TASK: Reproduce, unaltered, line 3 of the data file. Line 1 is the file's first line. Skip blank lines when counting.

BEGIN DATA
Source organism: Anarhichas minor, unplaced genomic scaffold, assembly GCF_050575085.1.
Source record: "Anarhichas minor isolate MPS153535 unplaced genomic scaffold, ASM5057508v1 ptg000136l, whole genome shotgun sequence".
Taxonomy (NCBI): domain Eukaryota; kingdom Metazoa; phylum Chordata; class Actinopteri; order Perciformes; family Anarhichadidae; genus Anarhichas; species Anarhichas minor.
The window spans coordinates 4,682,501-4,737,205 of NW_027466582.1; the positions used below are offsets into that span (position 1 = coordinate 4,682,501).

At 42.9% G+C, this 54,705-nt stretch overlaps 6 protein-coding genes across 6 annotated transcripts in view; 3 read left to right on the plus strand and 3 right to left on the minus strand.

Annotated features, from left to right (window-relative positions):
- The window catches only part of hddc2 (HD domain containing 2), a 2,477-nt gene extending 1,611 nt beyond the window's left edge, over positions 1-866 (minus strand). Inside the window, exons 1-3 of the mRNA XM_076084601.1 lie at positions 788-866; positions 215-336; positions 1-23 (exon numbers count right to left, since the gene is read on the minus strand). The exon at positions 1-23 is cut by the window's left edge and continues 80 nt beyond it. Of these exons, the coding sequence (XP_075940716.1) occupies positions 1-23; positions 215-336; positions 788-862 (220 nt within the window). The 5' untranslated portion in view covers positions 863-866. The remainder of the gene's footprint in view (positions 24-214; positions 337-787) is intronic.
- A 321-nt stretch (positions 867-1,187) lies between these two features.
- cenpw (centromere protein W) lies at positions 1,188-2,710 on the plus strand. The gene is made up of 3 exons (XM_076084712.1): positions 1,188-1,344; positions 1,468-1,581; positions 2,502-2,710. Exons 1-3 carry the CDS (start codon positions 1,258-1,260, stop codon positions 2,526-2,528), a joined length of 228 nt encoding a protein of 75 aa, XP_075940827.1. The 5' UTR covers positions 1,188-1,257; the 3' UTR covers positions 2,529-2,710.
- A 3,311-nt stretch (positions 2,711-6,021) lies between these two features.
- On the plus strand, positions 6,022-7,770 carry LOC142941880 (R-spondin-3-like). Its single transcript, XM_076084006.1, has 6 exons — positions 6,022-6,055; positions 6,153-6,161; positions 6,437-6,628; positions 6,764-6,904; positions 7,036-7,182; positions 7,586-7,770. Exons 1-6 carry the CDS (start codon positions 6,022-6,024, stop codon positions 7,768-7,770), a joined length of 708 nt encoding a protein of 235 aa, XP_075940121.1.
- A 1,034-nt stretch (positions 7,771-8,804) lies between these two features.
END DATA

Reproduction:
Taxonomy (NCBI): domain Eukaryota; kingdom Metazoa; phylum Chordata; class Actinopteri; order Perciformes; family Anarhichadidae; genus Anarhichas; species Anarhichas minor.